Britain’s political system is not equipped to deal with the falloutby Peter Kellner / January 30, 2019 / Leave a comment
A small group of us, brought together by Carnegie Europe, were dining in a Brussels restaurant as news of Tuesday night’s Commons votes came through. As one EU hand put it, “it’s as if Theresa May were captain of the Titanic, asking the iceberg to move.”
At present, the Brexit saga appears to have no happy ending. Maybe the EU will give way on the withdrawal agreement; more likely it won’t. Maybe the Brexiteers in the Democratic Unionist Party and the Economic Research Group will throw in the towel and back the prime minister’s deal; more likely they won’t. When the issue is finally settled—next month? later this year?—maybe the losing side will shrug its collective shoulders and say, “fair enough, we were beaten fair and square”; more likely—and this is the really terrifying thing—more likely they won’t.
While we wait to see precisely how the EU says “non” to May’s demand to rewrite the withdrawal agreement, let us consider the long-term consequences of the events that are now unfolding. They look increasingly bleak.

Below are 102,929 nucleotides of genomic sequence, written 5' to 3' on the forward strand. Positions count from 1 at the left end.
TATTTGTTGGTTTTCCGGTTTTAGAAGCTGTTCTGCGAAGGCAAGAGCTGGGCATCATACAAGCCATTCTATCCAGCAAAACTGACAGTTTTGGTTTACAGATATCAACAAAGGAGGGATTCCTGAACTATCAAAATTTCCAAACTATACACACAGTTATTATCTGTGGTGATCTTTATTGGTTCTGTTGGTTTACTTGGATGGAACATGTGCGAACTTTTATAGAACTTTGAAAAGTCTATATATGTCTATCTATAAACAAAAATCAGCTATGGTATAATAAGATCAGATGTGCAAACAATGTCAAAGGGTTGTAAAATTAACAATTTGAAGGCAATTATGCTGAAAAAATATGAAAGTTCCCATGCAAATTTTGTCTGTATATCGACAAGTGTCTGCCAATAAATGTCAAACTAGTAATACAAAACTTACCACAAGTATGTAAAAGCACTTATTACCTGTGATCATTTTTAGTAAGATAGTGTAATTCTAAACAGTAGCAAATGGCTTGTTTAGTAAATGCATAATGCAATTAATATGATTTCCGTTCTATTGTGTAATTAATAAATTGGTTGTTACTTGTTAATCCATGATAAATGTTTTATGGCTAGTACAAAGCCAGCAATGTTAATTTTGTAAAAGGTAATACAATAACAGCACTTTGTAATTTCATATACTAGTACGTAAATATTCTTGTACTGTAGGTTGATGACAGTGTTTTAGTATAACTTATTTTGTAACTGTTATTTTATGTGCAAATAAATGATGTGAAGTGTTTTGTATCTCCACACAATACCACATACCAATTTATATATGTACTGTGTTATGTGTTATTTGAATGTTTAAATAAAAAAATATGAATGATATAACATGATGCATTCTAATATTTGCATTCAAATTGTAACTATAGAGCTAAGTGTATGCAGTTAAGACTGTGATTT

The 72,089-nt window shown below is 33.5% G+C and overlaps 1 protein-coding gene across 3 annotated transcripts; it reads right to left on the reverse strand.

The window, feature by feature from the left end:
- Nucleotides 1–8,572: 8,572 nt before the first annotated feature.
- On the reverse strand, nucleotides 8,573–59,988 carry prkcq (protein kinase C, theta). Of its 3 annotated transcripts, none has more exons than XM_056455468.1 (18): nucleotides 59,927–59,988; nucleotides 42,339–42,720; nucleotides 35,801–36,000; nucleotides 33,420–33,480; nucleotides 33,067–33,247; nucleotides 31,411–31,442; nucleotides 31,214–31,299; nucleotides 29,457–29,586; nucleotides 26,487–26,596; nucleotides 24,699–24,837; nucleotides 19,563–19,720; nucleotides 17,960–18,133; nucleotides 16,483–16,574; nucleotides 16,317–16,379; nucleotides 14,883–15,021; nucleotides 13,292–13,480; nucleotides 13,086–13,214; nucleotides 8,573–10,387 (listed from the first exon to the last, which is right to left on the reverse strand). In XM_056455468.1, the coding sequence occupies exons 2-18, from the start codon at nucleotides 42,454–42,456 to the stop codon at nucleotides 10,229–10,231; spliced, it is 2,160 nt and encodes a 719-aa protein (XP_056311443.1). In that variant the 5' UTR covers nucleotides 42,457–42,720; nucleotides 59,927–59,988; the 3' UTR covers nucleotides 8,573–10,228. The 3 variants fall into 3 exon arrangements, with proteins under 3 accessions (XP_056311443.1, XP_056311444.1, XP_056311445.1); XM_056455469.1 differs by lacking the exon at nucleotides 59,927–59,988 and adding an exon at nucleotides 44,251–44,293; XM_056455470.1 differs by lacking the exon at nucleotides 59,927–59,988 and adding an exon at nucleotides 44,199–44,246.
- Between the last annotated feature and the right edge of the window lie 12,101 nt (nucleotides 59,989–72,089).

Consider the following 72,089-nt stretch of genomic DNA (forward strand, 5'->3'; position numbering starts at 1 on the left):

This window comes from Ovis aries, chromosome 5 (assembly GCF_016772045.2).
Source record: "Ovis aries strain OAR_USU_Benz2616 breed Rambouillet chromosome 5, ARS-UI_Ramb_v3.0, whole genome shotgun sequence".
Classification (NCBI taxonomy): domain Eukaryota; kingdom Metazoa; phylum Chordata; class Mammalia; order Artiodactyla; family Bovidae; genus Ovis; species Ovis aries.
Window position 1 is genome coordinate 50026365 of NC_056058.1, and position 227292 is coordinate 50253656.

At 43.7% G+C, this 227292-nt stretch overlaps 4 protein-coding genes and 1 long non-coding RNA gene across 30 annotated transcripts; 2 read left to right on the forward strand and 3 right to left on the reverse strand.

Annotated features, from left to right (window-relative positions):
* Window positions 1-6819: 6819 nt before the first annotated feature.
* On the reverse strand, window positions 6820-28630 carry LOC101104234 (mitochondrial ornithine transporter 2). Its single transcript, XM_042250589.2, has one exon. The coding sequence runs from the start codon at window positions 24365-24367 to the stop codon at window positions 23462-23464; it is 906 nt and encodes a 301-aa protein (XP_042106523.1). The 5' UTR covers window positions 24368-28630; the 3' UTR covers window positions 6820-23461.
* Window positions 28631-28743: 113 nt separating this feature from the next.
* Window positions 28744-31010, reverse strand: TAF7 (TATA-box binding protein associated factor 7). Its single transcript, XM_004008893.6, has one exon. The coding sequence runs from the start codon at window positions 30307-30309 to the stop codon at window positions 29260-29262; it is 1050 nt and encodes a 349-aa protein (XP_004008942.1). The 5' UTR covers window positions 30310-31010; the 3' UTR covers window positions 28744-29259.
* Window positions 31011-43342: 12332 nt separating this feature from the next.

It is often said, and rightly, that a defining characteristic of an effective democracy is the right of voters “to throw the rascals out.” One requirement for this to work is that the “rascals” accept defeat. If they don’t—if they allege foul play—then trouble looms.
This is the prospect that the UK faces later this year or next year. If we leave the EU without a further referendum, then millions of voters will feel cheated. The most obvious complainants will be the two million voters who were too young to take part in the 2016 referendum and who overwhelmingly want the UK to remain in the EU. They will not be alone in feeling perturbed. Millions of others will, with reason, say that the Brexit we got was nothing like the Brexit we were promised. The phantom £350m a week extra for the National Health Service is just the start.
Conversely, what if we do have a fresh referendum and decide to stay in the EU after all? Then Leavers will say that the 17.4m people who supported them in 2016—the largest ever mandate by a British electorate for any government or policy—has been ignored.
One does not need to endorse the complaint from either side to predict turbulence. The…